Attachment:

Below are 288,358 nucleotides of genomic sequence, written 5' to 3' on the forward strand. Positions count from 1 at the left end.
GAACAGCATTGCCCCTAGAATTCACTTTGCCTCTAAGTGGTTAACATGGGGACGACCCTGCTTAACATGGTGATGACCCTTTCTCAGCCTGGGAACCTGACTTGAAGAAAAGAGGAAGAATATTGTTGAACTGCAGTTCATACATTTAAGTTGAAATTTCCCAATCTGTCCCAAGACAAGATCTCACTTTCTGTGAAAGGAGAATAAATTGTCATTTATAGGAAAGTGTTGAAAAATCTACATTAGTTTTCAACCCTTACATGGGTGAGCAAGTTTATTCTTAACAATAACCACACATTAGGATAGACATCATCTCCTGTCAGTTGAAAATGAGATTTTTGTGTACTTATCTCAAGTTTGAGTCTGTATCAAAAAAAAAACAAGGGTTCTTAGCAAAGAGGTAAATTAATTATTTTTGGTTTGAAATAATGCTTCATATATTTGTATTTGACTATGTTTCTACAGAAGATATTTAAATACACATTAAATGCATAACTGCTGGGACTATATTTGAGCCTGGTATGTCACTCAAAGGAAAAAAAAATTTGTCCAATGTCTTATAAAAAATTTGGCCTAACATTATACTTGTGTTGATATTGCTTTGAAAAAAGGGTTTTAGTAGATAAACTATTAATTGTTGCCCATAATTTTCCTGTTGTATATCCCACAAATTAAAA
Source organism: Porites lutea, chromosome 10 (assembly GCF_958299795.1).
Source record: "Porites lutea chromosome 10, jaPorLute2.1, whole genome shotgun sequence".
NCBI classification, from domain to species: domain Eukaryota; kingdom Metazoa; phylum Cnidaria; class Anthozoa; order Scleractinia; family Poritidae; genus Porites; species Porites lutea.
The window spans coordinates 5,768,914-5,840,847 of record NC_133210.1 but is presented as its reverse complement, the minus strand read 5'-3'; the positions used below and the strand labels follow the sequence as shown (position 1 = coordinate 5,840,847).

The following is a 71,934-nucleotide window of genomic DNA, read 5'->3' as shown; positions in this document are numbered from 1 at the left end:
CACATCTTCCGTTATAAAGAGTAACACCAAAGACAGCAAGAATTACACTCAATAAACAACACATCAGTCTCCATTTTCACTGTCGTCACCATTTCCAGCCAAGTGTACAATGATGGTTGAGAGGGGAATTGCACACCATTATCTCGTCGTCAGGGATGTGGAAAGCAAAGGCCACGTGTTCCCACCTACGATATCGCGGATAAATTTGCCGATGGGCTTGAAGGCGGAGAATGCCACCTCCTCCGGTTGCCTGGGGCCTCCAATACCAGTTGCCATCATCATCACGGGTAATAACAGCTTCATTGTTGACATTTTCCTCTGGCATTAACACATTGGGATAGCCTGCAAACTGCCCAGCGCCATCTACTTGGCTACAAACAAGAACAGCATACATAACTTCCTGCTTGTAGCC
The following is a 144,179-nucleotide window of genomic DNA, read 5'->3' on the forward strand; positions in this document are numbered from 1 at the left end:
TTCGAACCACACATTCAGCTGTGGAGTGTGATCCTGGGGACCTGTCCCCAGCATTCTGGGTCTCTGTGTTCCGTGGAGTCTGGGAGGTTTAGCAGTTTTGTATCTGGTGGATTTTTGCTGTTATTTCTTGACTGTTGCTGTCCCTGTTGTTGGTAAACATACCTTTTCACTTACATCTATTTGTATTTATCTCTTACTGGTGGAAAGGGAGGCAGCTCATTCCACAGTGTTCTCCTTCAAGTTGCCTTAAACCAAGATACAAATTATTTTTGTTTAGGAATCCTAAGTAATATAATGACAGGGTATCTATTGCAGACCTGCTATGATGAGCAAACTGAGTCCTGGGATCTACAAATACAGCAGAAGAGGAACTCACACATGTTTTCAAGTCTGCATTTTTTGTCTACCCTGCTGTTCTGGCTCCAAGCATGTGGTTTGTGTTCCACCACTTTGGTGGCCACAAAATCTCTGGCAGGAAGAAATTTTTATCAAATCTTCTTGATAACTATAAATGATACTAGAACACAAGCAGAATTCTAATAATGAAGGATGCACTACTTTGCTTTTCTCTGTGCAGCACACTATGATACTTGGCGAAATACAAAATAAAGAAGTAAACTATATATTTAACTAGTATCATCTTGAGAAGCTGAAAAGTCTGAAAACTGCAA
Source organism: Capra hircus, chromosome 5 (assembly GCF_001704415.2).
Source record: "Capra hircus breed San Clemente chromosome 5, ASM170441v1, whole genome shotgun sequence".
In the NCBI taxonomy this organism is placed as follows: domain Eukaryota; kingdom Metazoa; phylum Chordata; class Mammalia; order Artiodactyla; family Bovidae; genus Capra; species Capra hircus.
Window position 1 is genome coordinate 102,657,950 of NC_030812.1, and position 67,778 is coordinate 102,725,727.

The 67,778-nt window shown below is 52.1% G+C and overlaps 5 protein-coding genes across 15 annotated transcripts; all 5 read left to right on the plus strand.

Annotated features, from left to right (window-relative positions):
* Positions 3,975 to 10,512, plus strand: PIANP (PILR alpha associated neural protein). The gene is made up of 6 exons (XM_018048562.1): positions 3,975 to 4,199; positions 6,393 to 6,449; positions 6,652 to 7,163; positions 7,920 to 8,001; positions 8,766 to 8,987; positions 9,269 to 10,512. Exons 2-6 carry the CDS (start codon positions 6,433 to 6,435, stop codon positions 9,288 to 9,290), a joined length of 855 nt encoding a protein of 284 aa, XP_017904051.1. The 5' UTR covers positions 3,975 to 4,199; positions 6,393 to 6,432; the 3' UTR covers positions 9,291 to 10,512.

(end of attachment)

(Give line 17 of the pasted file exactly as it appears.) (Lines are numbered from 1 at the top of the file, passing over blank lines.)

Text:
* Positions 3,975 to 10,512, plus strand: PIANP (PILR alpha associated neural protein). The gene is made up of 6 exons (XM_018048562.1): positions 3,975 to 4,199; positions 6,393 to 6,449; positions 6,652 to 7,163; positions 7,920 to 8,001; positions 8,766 to 8,987; positions 9,269 to 10,512. Exons 2-6 carry the CDS (start codon positions 6,433 to 6,435, stop codon positions 9,288 to 9,290), a joined length of 855 nt encoding a protein of 284 aa, XP_017904051.1. The 5' UTR covers positions 3,975 to 4,199; positions 6,393 to 6,432; the 3' UTR covers positions 9,291 to 10,512.